How Much OR Time Do Robots Save, Really?
A new study by Hospital for Special Surgery (HSS) has not only evaluated accuracy of robotic- and navigation-assisted technology in adult spine surgery screw placemennt, but also what, if any, time savings the robotic assist devices provided.
Darren Lebl, M.D., M.B.A., a spine surgeon at HSS and study co-author explained the rationale to OTW:“The impetus for this research is the need to improve outcomes for patients with spinal disorders. The thing that I am most passionate about is finding new ways to relieve pain and improve patient quality of life in the absolute best way possible.”
“We all know people who have ongoing issues with the neck or lower back that never seem to get better. Years ago, there were not a lot of good options for surgically fixing these issues. Using technology in the operating room with precise anatomic localization, we have the ability to treat issues with the neck or lower back with very targeted minimally invasive procedures.”
The study, “Evaluation of K-wireless robotic and navigation assisted pedicle screw placement in adult degenerative spinal surgery: learning curve and technical notes,” was published in The Journal of Spine Surgery in June 2021.
The study enrolled 65 adult patients with lumbar degenerative pathology who had been treated with robotic-navigated posterior spinal fusion from June 2019 to July 2020. The surgeons in the study performed a total of 364 instrumented pedicle screw implants using the Medtronic Mazor X Stealth Edition system. All procedures were performed by the same orthopedic surgeon, who had more than 10 years of experience and had placed thousands of screws with previous techniques.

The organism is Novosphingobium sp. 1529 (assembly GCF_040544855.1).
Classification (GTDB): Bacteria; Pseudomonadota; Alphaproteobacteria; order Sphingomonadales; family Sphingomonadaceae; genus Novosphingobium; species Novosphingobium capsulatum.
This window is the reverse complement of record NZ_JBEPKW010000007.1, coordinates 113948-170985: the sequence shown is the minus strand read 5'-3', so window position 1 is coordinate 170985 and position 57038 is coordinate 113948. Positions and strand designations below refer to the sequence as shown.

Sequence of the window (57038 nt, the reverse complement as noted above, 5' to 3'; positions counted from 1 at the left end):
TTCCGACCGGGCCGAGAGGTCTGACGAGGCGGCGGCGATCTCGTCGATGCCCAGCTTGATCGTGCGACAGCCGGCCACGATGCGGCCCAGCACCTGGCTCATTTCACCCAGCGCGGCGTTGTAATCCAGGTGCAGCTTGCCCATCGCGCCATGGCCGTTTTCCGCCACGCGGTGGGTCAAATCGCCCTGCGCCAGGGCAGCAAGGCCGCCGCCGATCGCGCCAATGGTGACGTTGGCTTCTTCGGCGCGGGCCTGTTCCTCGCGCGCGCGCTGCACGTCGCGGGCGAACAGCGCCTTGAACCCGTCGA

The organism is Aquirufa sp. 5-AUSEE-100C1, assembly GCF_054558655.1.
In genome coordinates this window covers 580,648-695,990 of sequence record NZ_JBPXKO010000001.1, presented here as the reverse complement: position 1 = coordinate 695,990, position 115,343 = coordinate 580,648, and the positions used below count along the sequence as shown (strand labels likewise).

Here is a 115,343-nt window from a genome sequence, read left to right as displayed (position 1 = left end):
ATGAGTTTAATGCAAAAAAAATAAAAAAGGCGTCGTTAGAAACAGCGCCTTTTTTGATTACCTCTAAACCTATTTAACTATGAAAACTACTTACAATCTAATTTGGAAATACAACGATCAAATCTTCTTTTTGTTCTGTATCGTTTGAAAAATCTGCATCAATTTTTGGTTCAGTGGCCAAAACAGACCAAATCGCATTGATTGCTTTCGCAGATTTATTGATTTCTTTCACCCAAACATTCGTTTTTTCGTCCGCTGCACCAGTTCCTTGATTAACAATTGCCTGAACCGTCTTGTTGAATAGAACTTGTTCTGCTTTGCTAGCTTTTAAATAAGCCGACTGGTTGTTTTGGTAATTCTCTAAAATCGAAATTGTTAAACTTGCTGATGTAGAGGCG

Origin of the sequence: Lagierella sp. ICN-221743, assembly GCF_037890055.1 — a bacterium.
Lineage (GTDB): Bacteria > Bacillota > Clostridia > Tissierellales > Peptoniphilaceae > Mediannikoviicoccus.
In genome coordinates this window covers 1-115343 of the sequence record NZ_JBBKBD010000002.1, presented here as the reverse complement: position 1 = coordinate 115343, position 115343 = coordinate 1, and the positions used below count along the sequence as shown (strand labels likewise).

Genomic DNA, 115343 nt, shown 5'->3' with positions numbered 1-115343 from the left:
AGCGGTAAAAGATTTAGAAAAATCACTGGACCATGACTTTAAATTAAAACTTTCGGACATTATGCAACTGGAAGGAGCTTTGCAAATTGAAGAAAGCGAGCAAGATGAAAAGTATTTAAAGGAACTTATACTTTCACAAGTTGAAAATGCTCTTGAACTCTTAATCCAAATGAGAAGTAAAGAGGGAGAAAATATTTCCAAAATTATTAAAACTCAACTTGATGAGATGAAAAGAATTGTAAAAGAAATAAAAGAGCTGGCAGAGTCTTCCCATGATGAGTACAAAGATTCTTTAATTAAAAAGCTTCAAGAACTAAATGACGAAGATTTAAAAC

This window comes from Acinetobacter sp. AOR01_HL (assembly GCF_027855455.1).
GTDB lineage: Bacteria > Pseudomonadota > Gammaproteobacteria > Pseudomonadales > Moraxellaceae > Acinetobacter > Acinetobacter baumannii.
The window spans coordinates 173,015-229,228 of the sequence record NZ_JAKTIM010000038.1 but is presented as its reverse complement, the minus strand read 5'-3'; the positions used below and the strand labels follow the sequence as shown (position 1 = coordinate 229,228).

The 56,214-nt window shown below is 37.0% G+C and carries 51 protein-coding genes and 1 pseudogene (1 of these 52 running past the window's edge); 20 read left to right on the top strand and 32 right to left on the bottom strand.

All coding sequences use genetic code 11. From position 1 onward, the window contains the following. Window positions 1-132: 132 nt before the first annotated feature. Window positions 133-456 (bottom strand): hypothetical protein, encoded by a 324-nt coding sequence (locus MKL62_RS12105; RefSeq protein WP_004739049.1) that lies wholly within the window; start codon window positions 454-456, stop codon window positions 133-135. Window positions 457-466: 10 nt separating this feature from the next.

Robotic Speed vs. FreeHand Speed? 6 Second on Average…But
“The mean time per screw placement was 3.6 minutes (216 seconds) robotically versus 3.7 (222 seconds) minutes freehand, with a significant decrease in time between the first 10 and last 10 cases: 5.5 minutes versus 2.3 minutes,” wrote the authors. “Setting up the robotic navigation system in the OR showed a decrease in time between the first 10 and last 10 cases: 9 minutes versus 6 minutes.”
Describing progress made to OTW, Dr. Lebl stated, “The process of robotic-assisted surgery using targeted minimally invasive navigation involves effectively creating a 3-dimensional image or map of the spine that is used in the operating room.”
“During the procedure, the surgeon’s instruments and any spinal implants are visualized on that three-dimensional map of the spine in real time for highly accurate and precise positioning. Historically, in order to visualize the spine 3-dimensionally it was necessary to expose the spinal anatomy which often involved stripping and cutting of muscle and tissue. With robotic-assisted technology, the surgical team can in essence see the spine’s position in space and anatomy prior to making any incision. This allows smaller surgical incisions, ultra-precise surgery, and associated quicker recovery times.”
When OTW asked what further study might be done, Dr. Lebl said, “The pace of technological advancement in this area has accelerated greatly in recent years. In the coming years, my team will be continuously evaluating new technologies to determine which are the best to help maximize patient performance and quality of life. This will include microendoscopic procedures, robotic-assisted procedures, surgical navigation, and the introduction of augmented reality in the operating room.”
“It is an exciting time in spinal surgery. Developments in robotics and advanced intraoperative navigation and imaging are allowing surgeons to achieve better outcomes with smaller surgical incisions than ever before.”